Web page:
Being out in the countryside with my dogs gives me time to think. I’ve learnt the pleasure of solitude without being lonely, and that’s a good feeling for me.

Welcome to "Man with two dogs" - the family website for dog owners and dog walkers.

This is my countryside diary which appears each Saturday in the Dundee Courier newspaper.

Swept under the carpet

December 3rd, 2011

LIFTING CARPETS can be revealing. A reader, lifting her old living room carpet to lay a new one, came across some pages of The Courier and Advertiser of Saturday August 27, 1994 which had been used for underlay. 1994 isn’t so very long ago – unless, of course, you weren’t even born then – but the old paper has provided fascinating reading.

Being Saturday, it was publication day for my predecessor, Colin Gibson’s, Nature Diary. His column appeared in the same place in the centre page of the paper as Man with Two Dogs continues to do. Nature Diary appeared for a staggering forty two years – without a break. If I should manage to equal that record I shudder to think how old and unsavoury I shall be.

He didn’t just write the words; Colin Gibson was a fine artist and he illuminated his articles with a black and white scraperboard drawing illustrating each week’s subject. My best throw is two dogs – one of which is unquestionably unsavoury!

The subject for 27th August was the River North Esk and the ravine known as The Loups where the river narrows to a rocky channel by The Burn estate which, one way or another, has provided me with lots of ideas for this column while the dogs and I have been out walking there. He went on to talk about The Muckle Ditch which I have several times meant to research and write about.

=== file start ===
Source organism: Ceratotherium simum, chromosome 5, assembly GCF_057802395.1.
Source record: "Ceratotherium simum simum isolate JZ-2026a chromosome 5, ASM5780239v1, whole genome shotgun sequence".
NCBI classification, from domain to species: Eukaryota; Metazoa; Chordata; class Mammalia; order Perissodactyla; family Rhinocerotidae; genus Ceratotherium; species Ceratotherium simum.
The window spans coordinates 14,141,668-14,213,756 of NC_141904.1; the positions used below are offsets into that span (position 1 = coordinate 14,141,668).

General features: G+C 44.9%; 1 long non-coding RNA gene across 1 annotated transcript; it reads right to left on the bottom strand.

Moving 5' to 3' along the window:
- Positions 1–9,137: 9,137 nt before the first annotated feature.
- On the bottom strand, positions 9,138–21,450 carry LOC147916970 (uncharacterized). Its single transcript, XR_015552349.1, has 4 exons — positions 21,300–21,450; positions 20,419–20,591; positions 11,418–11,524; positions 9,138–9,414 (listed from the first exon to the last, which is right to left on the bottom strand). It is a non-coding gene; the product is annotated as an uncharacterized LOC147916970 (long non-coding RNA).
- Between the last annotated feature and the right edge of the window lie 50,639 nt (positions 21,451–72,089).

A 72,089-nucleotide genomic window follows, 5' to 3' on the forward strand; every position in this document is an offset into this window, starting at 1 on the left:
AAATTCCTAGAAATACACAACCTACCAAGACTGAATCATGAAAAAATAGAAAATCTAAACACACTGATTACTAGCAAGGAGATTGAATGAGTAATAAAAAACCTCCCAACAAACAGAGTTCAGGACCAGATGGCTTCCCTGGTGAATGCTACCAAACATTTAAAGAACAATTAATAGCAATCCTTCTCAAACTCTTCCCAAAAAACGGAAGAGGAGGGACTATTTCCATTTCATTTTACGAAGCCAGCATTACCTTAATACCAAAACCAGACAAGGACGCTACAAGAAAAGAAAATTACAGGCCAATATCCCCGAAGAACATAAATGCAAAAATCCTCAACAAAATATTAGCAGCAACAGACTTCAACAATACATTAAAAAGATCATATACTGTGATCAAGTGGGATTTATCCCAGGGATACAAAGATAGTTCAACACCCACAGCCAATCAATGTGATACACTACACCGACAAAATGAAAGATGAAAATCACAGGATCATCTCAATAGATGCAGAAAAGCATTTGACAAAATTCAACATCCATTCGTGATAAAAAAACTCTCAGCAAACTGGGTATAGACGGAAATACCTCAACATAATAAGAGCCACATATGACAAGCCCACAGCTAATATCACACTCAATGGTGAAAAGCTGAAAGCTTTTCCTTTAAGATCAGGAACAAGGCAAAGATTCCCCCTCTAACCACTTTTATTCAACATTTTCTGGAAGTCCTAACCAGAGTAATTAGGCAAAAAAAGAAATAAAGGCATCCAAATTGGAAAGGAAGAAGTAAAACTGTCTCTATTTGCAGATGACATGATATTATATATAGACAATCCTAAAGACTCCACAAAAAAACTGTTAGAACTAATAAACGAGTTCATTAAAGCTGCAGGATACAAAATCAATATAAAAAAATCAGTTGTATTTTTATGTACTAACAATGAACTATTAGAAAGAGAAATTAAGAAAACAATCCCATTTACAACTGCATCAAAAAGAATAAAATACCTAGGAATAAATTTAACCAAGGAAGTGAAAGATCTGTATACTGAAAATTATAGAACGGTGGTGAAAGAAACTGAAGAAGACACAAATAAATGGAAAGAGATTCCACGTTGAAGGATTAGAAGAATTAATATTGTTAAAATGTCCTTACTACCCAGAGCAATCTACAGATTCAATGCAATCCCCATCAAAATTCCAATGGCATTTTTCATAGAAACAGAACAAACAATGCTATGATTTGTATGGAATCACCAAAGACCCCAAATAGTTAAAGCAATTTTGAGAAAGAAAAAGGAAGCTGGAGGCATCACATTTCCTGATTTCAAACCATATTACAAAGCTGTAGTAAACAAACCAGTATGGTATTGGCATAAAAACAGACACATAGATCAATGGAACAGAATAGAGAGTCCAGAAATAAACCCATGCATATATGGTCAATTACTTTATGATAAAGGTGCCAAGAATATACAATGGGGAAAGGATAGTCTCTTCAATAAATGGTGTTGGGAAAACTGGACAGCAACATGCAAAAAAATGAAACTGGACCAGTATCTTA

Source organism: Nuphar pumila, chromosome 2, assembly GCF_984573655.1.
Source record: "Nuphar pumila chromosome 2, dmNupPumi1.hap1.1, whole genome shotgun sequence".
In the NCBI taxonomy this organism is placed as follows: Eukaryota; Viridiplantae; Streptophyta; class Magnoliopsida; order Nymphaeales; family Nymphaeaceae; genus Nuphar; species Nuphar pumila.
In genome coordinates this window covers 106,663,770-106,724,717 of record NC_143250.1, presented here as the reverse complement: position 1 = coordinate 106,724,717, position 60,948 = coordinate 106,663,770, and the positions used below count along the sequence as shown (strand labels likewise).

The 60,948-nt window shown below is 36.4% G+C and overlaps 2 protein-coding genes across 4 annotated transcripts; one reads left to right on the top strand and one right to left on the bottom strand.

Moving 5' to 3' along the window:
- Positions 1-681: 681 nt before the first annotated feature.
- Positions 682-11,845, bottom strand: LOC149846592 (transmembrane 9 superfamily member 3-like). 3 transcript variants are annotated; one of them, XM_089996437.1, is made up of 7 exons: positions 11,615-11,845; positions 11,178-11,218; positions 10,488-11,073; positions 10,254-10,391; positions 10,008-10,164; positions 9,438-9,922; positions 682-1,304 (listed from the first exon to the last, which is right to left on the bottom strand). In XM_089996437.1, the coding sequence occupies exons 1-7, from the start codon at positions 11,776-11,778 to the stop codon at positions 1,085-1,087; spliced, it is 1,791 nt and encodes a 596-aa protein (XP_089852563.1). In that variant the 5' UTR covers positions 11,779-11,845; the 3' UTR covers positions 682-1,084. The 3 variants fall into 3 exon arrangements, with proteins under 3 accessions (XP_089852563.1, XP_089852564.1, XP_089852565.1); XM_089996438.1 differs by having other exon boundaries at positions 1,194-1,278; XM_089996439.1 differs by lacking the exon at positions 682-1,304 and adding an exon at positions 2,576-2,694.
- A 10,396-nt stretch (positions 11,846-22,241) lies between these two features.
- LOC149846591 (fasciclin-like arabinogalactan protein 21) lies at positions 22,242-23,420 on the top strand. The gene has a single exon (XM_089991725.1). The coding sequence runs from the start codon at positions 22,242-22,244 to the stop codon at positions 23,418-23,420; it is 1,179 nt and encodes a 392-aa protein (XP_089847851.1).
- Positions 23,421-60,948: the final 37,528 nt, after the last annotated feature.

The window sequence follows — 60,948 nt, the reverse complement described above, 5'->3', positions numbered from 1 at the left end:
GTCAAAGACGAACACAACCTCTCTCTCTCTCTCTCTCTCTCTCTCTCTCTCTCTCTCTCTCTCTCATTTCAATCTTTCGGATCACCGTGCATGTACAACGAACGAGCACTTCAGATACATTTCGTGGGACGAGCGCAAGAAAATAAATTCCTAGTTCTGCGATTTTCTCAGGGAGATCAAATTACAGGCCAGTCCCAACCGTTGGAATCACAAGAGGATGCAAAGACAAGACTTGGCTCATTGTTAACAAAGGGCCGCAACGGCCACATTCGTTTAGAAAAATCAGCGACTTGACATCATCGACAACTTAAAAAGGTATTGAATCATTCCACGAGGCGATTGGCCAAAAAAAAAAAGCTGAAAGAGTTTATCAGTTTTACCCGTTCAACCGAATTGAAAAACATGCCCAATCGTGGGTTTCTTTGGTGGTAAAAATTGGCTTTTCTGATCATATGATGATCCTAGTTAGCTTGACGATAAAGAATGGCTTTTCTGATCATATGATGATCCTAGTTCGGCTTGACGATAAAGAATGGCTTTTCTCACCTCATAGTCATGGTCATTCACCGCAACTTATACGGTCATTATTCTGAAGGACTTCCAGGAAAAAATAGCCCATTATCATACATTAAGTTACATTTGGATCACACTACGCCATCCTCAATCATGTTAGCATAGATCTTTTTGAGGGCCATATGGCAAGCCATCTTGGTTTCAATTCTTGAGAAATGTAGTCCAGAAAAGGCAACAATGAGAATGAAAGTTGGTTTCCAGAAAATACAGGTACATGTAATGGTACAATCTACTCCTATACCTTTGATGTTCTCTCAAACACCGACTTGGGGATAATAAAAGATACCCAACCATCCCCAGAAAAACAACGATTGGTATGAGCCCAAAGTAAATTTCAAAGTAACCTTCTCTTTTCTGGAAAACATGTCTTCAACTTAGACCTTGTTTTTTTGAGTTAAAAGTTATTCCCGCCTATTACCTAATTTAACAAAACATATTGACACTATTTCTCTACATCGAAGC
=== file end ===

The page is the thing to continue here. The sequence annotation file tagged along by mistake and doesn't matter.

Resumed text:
Lord Adam Gordon built The Burn House between Edzell and Fettercairn. If you’ve ever done the walk through the Blue Door beside the Gannochy Bridge you’ve probably gazed up at The Burn House, the Georgian mansion gazing down at you from an elevated position above the river.

In his capacity as head of the army in Scotland during the Napoleonic Wars, Lord Adam ordered French prisoners of war to work on his estate constructing riverside paths and planting trees. The success of their efforts is still plain to see today.

Colin Gibson wrote that Lord Adam then used the French prisoners to dig The Muckle Ditch, a huge agricultural drainage ditch that runs from near Tillytoghills Farm between Gannochy and Fettercairn, finishing about halfway along the Lang Stracht. Here’s where my mentor and I diverge. My research suggests that the ditch wasn’t started until 1818, some seventeen years after Lord Adam’s death.

It’s recorded as being 18 feet wide at the top, four feet at the bottom and nine feet deep. I certainly know all about that because the first time I came across it, a couple of hundred yards inside Edzell Woods, I didn’t know what it was. I decided to cross it and dropped down into the bottom.
Getting out was like climbing the north face of the Eiger and I was scarlet faced and plottin’ by the time I succeeded.

Written on Saturday, December 3rd, 2011 at 10:09 pm for Weekly.